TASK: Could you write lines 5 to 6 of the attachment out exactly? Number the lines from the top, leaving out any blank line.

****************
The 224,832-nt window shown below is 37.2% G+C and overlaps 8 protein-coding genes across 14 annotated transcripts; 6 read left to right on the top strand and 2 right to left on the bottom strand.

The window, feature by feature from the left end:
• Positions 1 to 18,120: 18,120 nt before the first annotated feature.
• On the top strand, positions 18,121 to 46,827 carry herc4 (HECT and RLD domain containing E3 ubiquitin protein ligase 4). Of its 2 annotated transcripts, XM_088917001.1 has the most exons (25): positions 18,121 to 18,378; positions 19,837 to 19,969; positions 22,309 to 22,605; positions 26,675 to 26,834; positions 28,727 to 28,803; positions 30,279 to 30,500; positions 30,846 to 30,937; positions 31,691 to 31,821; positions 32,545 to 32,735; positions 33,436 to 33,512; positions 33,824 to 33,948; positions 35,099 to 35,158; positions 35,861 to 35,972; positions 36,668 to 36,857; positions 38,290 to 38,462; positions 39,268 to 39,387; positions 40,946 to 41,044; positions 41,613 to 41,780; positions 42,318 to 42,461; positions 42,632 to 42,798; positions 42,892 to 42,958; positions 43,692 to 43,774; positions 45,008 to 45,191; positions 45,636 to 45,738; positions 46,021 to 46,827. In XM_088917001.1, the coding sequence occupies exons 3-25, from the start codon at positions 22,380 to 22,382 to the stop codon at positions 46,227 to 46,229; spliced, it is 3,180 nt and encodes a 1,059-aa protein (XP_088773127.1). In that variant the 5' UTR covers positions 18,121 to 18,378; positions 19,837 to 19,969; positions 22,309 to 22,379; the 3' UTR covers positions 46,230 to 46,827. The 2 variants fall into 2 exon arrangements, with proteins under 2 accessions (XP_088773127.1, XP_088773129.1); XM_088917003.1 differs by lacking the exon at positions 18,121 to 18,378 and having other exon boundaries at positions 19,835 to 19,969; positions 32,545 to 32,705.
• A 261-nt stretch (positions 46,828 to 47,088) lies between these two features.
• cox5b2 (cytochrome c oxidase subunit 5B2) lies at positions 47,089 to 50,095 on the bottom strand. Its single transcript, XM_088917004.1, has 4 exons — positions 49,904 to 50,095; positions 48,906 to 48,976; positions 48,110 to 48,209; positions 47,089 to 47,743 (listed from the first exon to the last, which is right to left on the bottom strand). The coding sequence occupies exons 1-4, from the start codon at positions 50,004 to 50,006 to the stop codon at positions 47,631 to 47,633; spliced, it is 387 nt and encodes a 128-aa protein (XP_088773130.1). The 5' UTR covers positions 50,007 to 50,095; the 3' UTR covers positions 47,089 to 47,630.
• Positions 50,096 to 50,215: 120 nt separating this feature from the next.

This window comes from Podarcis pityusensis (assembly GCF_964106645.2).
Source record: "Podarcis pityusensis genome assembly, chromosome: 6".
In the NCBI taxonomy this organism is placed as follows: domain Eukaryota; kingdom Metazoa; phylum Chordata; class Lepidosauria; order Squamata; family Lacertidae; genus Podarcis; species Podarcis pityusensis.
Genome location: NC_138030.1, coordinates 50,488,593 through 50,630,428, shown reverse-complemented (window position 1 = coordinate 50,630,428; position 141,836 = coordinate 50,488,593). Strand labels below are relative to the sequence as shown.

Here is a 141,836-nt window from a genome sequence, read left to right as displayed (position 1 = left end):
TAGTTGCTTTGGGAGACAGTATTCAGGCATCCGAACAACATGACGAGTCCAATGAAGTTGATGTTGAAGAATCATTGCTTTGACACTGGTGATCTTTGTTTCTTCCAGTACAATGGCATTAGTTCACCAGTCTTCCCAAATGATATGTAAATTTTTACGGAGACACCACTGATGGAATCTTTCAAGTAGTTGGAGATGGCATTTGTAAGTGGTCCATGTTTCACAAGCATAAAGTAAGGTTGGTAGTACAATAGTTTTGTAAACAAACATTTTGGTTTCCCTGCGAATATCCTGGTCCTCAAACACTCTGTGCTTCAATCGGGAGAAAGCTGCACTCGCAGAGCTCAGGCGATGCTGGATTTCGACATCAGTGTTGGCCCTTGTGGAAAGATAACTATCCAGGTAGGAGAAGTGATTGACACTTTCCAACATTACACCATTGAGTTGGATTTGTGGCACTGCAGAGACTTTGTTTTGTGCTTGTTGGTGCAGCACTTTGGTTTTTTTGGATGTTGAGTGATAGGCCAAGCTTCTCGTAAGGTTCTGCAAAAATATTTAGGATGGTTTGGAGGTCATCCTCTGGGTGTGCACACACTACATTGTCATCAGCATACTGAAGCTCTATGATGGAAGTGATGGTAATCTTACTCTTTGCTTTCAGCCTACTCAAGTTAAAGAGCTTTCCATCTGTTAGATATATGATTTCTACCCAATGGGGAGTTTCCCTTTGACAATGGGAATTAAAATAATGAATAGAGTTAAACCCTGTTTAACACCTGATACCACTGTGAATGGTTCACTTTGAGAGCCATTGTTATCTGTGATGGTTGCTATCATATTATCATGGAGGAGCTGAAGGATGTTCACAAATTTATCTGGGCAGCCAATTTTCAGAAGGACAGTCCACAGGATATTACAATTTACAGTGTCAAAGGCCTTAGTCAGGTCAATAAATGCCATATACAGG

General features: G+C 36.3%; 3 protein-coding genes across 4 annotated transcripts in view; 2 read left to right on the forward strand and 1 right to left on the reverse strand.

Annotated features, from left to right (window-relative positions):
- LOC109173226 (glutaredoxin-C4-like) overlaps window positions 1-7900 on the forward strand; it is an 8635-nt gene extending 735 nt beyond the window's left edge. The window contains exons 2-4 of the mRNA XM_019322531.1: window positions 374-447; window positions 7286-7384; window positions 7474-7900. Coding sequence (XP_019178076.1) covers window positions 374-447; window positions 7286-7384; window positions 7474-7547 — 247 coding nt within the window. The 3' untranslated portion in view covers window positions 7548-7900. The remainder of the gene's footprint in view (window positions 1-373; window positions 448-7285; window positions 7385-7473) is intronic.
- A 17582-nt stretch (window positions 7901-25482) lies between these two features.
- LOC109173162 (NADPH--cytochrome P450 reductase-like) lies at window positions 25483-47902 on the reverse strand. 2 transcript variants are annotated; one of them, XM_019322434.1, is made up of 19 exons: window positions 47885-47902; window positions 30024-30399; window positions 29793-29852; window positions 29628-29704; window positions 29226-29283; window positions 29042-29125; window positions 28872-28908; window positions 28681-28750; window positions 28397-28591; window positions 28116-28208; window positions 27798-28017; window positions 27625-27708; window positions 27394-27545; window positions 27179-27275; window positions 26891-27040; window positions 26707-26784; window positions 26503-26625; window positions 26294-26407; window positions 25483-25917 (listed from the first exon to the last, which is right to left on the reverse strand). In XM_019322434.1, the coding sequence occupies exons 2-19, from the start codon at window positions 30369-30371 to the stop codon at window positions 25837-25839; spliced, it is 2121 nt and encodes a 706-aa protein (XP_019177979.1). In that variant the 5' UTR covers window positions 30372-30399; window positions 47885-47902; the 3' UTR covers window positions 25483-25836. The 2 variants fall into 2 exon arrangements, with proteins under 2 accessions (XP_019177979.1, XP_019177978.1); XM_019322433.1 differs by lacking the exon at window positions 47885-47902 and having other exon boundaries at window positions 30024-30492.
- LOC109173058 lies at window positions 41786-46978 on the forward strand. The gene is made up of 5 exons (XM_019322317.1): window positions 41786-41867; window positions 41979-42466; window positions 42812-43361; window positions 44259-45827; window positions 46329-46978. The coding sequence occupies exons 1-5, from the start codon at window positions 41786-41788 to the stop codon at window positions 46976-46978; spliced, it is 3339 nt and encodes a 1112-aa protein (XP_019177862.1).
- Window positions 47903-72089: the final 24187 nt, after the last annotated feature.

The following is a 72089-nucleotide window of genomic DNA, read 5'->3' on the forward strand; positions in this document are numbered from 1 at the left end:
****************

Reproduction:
• A 261-nt stretch (positions 46,828 to 47,088) lies between these two features.
• cox5b2 (cytochrome c oxidase subunit 5B2) lies at positions 47,089 to 50,095 on the bottom strand. Its single transcript, XM_088917004.1, has 4 exons — positions 49,904 to 50,095; positions 48,906 to 48,976; positions 48,110 to 48,209; positions 47,089 to 47,743 (listed from the first exon to the last, which is right to left on the bottom strand). The coding sequence occupies exons 1-4, from the start codon at positions 50,004 to 50,006 to the stop codon at positions 47,631 to 47,633; spliced, it is 387 nt and encodes a 128-aa protein (XP_088773130.1). The 5' UTR covers positions 50,007 to 50,095; the 3' UTR covers positions 47,089 to 47,630.